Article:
Meet Remi:

I have the good fortune to be living with two exceptional roommates: Remi (my dog) and Sasha (my cat). 

Remi is a rescue pup. I adopted her when she was just 2 months old. When I filled out the paperwork, the breed section read: chocolate lab and Aussie shepherd. What her paperwork SHOULD have said was “100% pure bred energy.” Because she is a bundle of itching-to-run-and-play fluff. 

In other words…she’s basically my spirit animal. My fur-baby twin. My comrade. 

BUT – there is one singular trait that differentiates us (other than the species divide, of course). I have a very healthy sense of self-preservation. She has none. 

I don’t know if you know this about Salem, Oregon…but the sidewalks are eerily close to the streets. Many streets have no traditional bike lanes. So to walk on the sidewalk is to quite literally be within inches of the rearview mirror of cars driving upwards of 45 miles per hour beside you. My reaction to this is to be watchful, and to steer clear of the cars by walking as far from the edge as I can. Not Remi. Nooooo not her. 

Every time a car whooshes by, she coils inward, rumbles a growl and readies herself to bound after the car coming in our direction. I can’t tell if she’s trying to protect us, trying to play with these cars as if they are toys…or simply contemplating suicide because she’s so damn bored with having to go around the SAME block in our neighborhood YET AGAIN during this pandemic. Regardless, it’s terrifying. When all 70 pounds of Remi readies herself to leap into oncoming traffic, it takes all whopping 120 pounds of me to restrain her. All the while, all I can think is “Seriously?!? What is WRONG with you, pup?!?” 

To try and curb her car chasing instincts, I’ve begun a routine of watching for a car to come, and deliberately stopping her. I have her sit. I stare at her. All the while I command “waaaaaait. Waaaaaait.” I hold my hand just over her hips to signal “don’t even think about jumping.” If I feel her start to coil, I literally growl at her (I’m not kidding…It’s the one thing she listens to. A growl). 

It works. Sometimes. What can I say – I’m a rookie at this whole dog training thing. I can get her to “waaaait” at home like a pro. But with the onslaught of traffic coming near us, I think it’s just too much for her to keep her cool. In commanding her to “wait,” I may as well be asking her to fly.

The Hardest Part is the Waiting…the Not Knowing

As much as it terrifies me and frustrates me that Remi wants to leap toward oncoming cars, I have to admit I kinda get it.

Who among us is good at waiting as the world threatens us with seemingly insurmountable obstacles. Ask soldiers who have been in legitimate battles and many of them will tell you that the hardest part was the waiting. The not knowing. Once bullets fire and the enemy encroaches your territory – everything sort of goes quiet. You don’t worry about the past. You don’t fret about the future. You’re just trying to stay alive in the present. It’s horrifying…but in some ways STILL easier than the waiting.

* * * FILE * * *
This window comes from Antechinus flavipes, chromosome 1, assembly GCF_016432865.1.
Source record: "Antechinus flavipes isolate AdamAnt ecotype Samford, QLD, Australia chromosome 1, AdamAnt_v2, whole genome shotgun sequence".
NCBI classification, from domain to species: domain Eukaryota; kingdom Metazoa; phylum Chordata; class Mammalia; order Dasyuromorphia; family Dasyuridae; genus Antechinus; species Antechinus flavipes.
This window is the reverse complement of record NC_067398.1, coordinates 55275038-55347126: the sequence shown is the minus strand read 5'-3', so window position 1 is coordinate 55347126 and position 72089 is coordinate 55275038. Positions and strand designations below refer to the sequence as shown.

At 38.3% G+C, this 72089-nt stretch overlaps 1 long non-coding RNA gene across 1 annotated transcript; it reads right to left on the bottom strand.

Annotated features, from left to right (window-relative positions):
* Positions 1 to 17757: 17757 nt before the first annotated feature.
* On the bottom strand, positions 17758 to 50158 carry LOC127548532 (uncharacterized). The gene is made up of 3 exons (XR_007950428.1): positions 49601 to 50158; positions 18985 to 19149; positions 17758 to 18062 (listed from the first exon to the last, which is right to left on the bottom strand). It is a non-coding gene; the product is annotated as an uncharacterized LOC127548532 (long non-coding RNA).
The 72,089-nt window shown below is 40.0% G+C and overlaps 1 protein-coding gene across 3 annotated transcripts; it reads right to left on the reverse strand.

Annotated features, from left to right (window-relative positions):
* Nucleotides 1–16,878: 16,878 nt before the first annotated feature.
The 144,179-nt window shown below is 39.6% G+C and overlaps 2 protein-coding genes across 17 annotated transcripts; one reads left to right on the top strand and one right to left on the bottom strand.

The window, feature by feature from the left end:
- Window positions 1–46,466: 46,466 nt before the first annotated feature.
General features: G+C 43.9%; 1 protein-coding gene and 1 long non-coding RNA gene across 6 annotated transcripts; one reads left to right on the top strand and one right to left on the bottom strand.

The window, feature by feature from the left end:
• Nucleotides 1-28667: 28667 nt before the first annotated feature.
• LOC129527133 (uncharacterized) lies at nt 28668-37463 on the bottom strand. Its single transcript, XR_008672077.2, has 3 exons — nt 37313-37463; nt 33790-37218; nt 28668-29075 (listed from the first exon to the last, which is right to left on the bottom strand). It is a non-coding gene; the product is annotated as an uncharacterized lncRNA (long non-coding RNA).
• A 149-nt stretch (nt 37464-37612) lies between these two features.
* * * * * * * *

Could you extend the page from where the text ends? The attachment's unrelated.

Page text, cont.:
And that is exactly what we are being tasked with right now. Waiting.

We are contending with a nasty virus. It’s true. But even in areas of the globe that have been hit hardest, the worst fatality rating doesn’t seem to go farther than 10 percent. Please don’t misunderstand me – I’m not saying those are “good” numbers. It does mean, however, that 90 percent of people are either not getting the virus or are recovering from it so far. 

But that is part of the reason for all the fear and fuss. We do not know who actually HAS this damn thing. Once they get it, it’s not clear who will walk away unscathed, who will walk away with glorified sniffles, and who will be among those seeking medical care. Some people exhibit symptoms. Others do not. Those who have only mild symptoms can still spread it. And even those who have been exposed may not start showing signs of the virus until as many as 14 days later. And it’s not a bacteria. It’s a virus. So there is no cure. There is no medicine we can reliably give that will make it all go away.

What is there left to do?

Go home. Sit still. Waaaaait.

Meanwhile, we all stare at the television screen as we get mixed messages about whether this is a real threat, or an overblown one. Some states are told to keep on keeping on. Others are told to sit tight and bunker down as if in a war.

What can we do?


Just wait.

As we wait, we watch as the ground holding our economy up begins to tremble as if in an earthquake. It hasn’t fallen, yet. But the quake has only just begun. And there is no telling how long the earthquake we are watching will continue. Our economic infrastructure hasn’t really been tested like this in our lifetime. No one knows what to expect. We all itch to go out and rally to keep it all standing. We itch to keep going to work. To buy food at restaurants and keep people employed. But we know to do that is to keep fueling the quake making the ground rumble

So we go home.

We wait.

We are not used to being patient